Tuesday, January 04, 2011

Seven examples of great genea-blogging

As a pre-quel to my BLOGGING FOR BEGINNERS class to be held at the Mesa Family History Expo later this month, Ol' Myrt would like to spotlight the following genealogy blogs as examples of what you can do with your genealogy blog. Admittedly these geneabloggers are experienced, but it is from folks like these that we learn more about this newer method for "getting the word out".

Citing influences of another writer
Support the Birdie Monk Holsclaw Memorial Fund posted 3 January 2011 by Thomas MacEntee. In this posting, Thomas spotlights the work of four others who influenced his writing; demonstrating his respect for peers, and contributing to a positive sense of community among geneabloggers.

Citing Sources in footnotes
When was the IGI? posted 4 January 2011 by the Ancestry Insider, part of an IGI series. AI writes: "The IGI was originally known as the Computer File Index, according to the book Hearts Turned to the Fathers.1 According to Elizabeth Nichols, retired FamilySearch employee, it was first published on microfiche in 1973. It contained 20 million entries, consisting of all names gathered since October 1969, and six million of the names gathered before then. About 80% were extracted.2, 3"

Note AI's use of footnotes for source citations, common in scholarly genealogy publications yet seldom seen in geneablogs. I prefer to cite my source within the text and by providing hyperlinks wherever possible. Either way, it is important to give credit where credit is due. Below please find a screen shot of the footnotes that apply to the Ancestry Insider's quote.

Describe your research process
My First USCT: Moses Johnson 83 US Colored Infantry posted 3 January 2011 by Angela Y. Walton-Raji.
"It turned out that Moses Johnson was also a Cherokee Freedman, and I found his Dawes Enrollment card,  as well as that of his son, Lewis Johnson, so even more data came from researching this man's life and learning about a man who was an active participant in several major military campaigns in the Arkansas/Oklahoma communities." Angela's blog pot includes photos and scans of source documents she discovered during her research on Moses beginning in 1991. The reader follows Angela's discovery process, and gains an appreciation that genealogy isn't a quick-study.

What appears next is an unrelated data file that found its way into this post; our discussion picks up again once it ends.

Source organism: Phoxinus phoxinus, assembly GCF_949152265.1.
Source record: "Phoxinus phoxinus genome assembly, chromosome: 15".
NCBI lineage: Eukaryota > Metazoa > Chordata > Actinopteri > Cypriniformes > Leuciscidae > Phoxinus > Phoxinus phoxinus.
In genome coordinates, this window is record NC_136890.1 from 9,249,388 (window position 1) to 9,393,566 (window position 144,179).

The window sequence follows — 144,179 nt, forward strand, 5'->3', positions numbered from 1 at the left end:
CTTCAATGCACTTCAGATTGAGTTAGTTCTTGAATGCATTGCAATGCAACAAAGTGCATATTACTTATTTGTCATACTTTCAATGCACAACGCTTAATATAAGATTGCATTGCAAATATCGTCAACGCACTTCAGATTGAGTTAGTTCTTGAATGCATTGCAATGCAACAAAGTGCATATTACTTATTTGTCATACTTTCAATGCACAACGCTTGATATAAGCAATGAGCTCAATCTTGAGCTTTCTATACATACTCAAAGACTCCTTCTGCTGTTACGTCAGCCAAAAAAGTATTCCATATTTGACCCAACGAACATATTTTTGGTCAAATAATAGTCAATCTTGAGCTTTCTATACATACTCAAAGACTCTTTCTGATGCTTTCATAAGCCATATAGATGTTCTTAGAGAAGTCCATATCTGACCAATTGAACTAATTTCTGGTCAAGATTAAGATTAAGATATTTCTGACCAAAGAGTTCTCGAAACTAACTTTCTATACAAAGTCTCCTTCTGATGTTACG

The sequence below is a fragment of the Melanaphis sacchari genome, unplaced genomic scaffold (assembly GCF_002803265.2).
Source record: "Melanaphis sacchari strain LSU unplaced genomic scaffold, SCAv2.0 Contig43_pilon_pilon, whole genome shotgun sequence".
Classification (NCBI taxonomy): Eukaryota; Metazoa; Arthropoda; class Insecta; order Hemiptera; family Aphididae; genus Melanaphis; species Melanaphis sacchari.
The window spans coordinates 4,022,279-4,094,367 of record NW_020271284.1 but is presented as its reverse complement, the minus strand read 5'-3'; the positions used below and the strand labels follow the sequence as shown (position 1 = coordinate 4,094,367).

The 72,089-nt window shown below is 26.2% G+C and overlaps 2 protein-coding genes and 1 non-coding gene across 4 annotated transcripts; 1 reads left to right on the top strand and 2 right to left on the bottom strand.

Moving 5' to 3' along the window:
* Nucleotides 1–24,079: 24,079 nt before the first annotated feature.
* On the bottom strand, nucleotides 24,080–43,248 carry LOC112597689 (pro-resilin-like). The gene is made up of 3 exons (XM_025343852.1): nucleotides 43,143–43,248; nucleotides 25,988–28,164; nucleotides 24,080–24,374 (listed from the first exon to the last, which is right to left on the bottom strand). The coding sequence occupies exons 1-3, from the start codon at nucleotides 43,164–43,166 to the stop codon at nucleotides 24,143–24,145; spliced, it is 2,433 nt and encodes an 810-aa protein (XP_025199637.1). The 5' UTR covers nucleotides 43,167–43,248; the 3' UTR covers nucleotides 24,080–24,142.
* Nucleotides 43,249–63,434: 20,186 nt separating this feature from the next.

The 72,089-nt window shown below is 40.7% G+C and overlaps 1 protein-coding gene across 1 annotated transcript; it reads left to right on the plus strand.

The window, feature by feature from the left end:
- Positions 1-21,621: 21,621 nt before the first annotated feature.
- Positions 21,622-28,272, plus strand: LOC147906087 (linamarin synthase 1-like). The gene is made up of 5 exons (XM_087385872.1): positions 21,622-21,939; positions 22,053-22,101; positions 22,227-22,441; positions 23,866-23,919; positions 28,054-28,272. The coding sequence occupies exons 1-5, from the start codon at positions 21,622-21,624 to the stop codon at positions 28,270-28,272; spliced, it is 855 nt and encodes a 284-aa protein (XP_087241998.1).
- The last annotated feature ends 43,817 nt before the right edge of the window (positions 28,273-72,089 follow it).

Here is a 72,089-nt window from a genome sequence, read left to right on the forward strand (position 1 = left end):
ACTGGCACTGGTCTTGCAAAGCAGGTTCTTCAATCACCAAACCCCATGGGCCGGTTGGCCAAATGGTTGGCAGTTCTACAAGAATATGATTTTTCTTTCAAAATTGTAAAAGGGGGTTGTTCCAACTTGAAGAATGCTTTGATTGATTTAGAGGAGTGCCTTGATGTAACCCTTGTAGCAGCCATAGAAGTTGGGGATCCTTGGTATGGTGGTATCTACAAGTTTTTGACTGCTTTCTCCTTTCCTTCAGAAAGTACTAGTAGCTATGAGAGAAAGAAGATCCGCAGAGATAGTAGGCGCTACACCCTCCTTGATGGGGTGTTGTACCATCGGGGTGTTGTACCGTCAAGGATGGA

Describe research challenges you are facing
A closer look at FamilySearch "Historical Records Collections" searches posted 29 Dec 2011 by GeneJ Composer on the They Came Before blog. This geneablogger encountered problems when using FamilySearch.org's online scanned images and attempting to cite the source of those images. This blog entry gives other researchers the benefit of GeneJ's experience, and hopefully will cause FamilySearch to modify how source citations are composed.

GeneJ wrote: "I don't know why someone chose to give the wiki a different name ("New Hampshire Statewide Deaths") than the database (New Hampshire Death Records, 1654-1947"). Personally, I found that a little confusing.

I discovered other inconsistencies on the